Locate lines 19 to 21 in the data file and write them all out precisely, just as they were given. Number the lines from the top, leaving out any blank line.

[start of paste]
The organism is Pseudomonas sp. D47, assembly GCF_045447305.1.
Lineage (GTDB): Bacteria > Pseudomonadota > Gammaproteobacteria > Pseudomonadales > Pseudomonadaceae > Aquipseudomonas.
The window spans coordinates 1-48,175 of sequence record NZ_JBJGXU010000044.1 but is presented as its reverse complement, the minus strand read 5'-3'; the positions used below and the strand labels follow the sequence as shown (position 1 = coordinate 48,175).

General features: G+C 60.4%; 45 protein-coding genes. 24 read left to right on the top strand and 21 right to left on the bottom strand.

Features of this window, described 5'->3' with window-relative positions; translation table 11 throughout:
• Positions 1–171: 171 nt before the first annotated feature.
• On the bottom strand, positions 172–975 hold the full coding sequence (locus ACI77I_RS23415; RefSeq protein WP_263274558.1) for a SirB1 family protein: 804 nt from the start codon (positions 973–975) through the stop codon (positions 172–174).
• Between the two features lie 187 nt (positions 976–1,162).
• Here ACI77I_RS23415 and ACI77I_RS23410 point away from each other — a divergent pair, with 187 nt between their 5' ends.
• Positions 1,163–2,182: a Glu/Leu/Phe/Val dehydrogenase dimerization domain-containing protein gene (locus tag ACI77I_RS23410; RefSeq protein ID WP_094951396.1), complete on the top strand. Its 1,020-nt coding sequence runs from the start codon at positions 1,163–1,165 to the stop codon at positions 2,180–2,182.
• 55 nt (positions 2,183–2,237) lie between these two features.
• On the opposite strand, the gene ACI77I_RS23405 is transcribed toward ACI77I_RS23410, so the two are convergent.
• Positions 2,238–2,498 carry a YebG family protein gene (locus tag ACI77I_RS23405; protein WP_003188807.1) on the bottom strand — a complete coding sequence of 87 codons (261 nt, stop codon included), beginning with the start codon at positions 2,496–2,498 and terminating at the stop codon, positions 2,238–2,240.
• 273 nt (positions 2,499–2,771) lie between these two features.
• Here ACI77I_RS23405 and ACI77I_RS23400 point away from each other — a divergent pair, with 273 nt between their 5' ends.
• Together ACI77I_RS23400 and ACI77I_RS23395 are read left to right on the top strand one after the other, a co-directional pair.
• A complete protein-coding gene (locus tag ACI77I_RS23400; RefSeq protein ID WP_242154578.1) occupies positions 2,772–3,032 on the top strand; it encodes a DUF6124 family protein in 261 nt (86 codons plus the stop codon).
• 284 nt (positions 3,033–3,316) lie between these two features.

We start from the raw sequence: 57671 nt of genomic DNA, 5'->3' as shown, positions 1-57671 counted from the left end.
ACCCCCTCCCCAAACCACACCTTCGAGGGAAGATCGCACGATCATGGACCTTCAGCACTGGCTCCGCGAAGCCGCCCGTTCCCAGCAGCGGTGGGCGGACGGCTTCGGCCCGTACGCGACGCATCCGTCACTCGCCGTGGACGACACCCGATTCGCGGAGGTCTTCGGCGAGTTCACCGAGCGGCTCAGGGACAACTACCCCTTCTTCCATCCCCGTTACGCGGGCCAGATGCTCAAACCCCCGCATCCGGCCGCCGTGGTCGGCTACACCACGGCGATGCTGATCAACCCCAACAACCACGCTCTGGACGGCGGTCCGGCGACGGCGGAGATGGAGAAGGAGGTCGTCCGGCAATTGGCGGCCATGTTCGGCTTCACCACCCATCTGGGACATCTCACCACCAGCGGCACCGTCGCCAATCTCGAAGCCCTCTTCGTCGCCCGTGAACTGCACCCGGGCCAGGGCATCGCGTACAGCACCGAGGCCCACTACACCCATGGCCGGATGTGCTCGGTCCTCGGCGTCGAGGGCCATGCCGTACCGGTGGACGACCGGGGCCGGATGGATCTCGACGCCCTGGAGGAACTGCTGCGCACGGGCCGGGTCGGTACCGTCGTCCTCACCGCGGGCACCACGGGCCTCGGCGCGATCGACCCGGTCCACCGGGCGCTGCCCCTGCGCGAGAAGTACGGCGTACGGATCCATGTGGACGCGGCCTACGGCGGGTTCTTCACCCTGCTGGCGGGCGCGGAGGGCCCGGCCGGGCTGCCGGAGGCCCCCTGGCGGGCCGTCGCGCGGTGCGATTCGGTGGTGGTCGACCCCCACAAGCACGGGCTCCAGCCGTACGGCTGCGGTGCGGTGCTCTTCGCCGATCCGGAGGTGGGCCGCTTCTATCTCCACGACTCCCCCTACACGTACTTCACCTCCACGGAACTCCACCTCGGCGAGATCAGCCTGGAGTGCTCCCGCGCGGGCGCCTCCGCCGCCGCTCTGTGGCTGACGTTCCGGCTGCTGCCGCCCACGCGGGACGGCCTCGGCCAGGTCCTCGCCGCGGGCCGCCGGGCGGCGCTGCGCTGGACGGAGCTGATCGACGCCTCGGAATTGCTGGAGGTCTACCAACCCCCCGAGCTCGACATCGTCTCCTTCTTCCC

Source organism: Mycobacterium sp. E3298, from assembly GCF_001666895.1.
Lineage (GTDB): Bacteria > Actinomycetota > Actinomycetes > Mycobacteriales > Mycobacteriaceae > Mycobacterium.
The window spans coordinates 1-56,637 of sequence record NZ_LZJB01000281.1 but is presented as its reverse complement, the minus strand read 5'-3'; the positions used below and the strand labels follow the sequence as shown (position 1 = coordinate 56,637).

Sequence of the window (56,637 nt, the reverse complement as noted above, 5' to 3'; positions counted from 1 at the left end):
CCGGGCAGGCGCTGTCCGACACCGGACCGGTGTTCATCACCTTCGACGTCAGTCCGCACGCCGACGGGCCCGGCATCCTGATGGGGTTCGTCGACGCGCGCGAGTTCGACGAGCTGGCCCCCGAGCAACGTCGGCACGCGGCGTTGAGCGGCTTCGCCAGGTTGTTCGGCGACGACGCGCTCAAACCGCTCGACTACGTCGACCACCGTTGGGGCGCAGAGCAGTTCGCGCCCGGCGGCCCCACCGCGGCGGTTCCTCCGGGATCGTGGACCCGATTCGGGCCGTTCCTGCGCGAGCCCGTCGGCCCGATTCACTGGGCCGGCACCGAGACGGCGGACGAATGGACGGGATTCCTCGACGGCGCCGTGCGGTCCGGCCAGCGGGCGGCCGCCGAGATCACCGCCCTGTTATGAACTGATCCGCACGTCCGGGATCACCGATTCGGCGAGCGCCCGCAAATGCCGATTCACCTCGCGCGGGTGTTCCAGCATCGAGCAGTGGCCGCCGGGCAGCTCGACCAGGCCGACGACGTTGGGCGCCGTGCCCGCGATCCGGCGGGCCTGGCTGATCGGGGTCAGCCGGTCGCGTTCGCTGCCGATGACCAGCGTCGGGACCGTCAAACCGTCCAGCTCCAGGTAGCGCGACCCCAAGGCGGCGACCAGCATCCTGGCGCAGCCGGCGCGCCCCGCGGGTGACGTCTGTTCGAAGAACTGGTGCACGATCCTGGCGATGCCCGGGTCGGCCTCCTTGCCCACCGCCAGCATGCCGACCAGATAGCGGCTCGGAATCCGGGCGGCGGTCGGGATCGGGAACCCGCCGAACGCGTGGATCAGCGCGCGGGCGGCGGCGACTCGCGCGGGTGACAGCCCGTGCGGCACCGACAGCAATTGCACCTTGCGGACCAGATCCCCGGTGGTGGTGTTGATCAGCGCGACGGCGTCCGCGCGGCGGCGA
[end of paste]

We start from the raw sequence: 57671 nt of genomic DNA, 5'->3' as shown, positions 1-57671 counted from the left end.
ACCCCCTCCCCAAACCACACCTTCGAGGGAAGATCGCACGATCATGGACCTTCAGCACTGGCTCCGCGAAGCCGCCCGTTCCCAGCAGCGGTGGGCGGACGGCTTCGGCCCGTACGCGACGCATCCGTCACTCGCCGTGGACGACACCCGATTCGCGGAGGTCTTCGGCGAGTTCACCGAGCGGCTCAGGGACAACTACCCCTTCTTCCATCCCCGTTACGCGGGCCAGATGCTCAAACCCCCGCATCCGGCCGCCGTGGTCGGCTACACCACGGCGATGCTGATCAACCCCAACAACCACGCTCTGGACGGCGGTCCGGCGACGGCGGAGATGGAGAAGGAGGTCGTCCGGCAATTGGCGGCCATGTTCGGCTTCACCACCCATCTGGGACATCTCACCACCAGCGGCACCGTCGCCAATCTCGAAGCCCTCTTCGTCGCCCGTGAACTGCACCCGGGCCAGGGCATCGCGTACAGCACCGAGGCCCACTACACCCATGGCCGGATGTGCTCGGTCCTCGGCGTCGAGGGCCATGCCGTACCGGTGGACGACCGGGGCCGGATGGATCTCGACGCCCTGGAGGAACTGCTGCGCACGGGCCGGGTCGGTACCGTCGTCCTCACCGCGGGCACCACGGGCCTCGGCGCGATCGACCCGGTCCACCGGGCGCTGCCCCTGCGCGAGAAGTACGGCGTACGGATCCATGTGGACGCGGCCTACGGCGGGTTCTTCACCCTGCTGGCGGGCGCGGAGGGCCCGGCCGGGCTGCCGGAGGCCCCCTGGCGGGCCGTCGCGCGGTGCGATTCGGTGGTGGTCGACCCCCACAAGCACGGGCTCCAGCCGTACGGCTGCGGTGCGGTGCTCTTCGCCGATCCGGAGGTGGGCCGCTTCTATCTCCACGACTCCCCCTACACGTACTTCACCTCCACGGAACTCCACCTCGGCGAGATCAGCCTGGAGTGCTCCCGCGCGGGCGCCTCCGCCGCCGCTCTGTGGCTGACGTTCCGGCTGCTGCCGCCCACGCGGGACGGCCTCGGCCAGGTCCTCGCCGCGGGCCGCCGGGCGGCGCTGCGCTGGACGGAGCTGATCGACGCCTCGGAATTGCTGGAGGTCTACCAACCCCCCGAGCTCGACATCGTCTCCTTCTTCCC

Source organism: Mycobacterium sp. E3298, from assembly GCF_001666895.1.